How to Correct a Bad Hire

It’s day eight with your new hire, and you are quickly becoming aware of major problems. Perhaps he is turning in incomplete work. Maybe she is taking 90 minute lunches. Or it could be he/she has managed to offend everyone in the office with extreme views.

Before you beat yourself up too much, take comfort in knowing you are not alone in making a poor hiring decision. According to a survey conducted by employment site, 41 percent of companies say they have had a bad hire in the past year that cost them at least $25,000.

Even though misery loves company, it doesn’t change the fact that you need to do something to address your new problem employee. 

3 Steps to Fix a Bad Hire

1. Make Sure You Aren’t at Fault

Start by taking a look in the mirror. Your employee’s problems may simply be a reflection of your shortcomings.

Ask yourself the following questions:

  • Did you provide adequate training?
  • Does he have the resources needed to get the job done right?
  • In an attempt to be welcoming, did you erroneously give her the impression your workplace tolerated casual behavior such as late lunches or personal activities on company time?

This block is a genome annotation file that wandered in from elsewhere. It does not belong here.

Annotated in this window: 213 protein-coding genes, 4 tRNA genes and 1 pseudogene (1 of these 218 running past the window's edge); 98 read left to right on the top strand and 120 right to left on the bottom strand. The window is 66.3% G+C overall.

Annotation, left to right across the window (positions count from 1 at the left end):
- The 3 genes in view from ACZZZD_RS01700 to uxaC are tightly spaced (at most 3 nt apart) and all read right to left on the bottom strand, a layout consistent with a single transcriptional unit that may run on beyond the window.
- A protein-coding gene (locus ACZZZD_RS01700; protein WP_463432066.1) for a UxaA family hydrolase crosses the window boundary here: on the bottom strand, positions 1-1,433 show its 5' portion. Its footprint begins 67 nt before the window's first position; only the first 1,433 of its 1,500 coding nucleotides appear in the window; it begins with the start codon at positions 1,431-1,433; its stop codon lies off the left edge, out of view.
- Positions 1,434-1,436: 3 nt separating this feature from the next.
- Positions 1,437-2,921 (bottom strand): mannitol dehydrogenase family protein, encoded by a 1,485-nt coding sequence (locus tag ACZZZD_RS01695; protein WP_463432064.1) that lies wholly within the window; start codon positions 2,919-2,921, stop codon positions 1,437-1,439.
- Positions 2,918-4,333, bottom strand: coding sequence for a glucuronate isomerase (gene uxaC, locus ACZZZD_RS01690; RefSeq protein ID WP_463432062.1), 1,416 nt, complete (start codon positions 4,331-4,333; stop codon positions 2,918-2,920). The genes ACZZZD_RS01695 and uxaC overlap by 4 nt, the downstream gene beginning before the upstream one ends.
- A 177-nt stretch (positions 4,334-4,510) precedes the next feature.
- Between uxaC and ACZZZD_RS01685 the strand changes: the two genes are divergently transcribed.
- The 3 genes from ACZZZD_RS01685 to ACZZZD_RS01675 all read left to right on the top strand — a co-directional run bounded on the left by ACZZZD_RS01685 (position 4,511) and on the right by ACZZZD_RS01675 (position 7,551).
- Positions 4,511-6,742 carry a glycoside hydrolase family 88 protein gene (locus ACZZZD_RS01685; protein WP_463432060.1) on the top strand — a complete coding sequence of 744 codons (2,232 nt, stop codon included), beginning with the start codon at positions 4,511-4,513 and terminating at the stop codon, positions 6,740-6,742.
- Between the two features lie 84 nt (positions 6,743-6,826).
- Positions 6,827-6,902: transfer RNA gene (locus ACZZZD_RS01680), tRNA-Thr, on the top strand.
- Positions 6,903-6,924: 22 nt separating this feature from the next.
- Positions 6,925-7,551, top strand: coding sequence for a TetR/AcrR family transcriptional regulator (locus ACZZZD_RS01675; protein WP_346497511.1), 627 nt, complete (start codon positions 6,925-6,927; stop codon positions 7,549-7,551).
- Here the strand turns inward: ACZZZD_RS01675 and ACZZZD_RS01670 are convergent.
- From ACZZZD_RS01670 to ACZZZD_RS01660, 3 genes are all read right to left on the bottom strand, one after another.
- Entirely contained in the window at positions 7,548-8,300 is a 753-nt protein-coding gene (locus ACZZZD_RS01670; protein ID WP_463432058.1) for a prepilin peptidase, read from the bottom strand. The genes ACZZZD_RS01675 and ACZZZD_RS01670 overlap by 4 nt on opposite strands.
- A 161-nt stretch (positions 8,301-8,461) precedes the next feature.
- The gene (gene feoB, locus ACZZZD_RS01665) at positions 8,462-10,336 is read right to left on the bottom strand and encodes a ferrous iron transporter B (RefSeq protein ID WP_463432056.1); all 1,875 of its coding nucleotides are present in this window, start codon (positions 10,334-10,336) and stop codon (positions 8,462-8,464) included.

• Could your employee be confusing senior staff perks, such as flexible scheduling, as a company-wide policy?

Be honest and objective in your assessment and then formulate the appropriate response. It could be that training or a face-to-face meeting to review company policies and procedures is in order. Address the issue quickly before bad behavior becomes ingrained.

2. Look for an Alternative Position

If a new employee has flaws that can’t be corrected easily, don’t automatically assume the individual is a lost cause. Consider your company’s other staffing needs, and think about where else this new person might fit.

For example, an anti-social individual may excel if moved away from the front desk and given solitary assignments that are a match for his or her skill set. Likewise, a bubbly personality that lacks the precision needed for some tasks might shine as the receptionist.

3. Cut Your Losses Legally

Of course you run a business and not a charity, so if your problem employee doesn’t respond promptly to direct coaching and can’t be moved to a new area or new duties, it may be time to cut your losses.

No one wants to fire a worker — particularly one in whom you have invested time and money — but an unpleasant or unproductive worker can bring down morale. Act quickly and decisively, but make sure you have covered all your legal bases.

Not only should you document complaints about an individual’s behavior or work performance, you should have a paper trail of the remedies you tried. Be aware that any appearance that you are firing someone for their political or religious views can land you in hot water. When in doubt, check with an employment attorney to avoid possible litigation later.

Bad hires happen, but you don’t have to live with them forever. Move quickly to identify the problem, brainstorm solutions and, if needed, end the employment.

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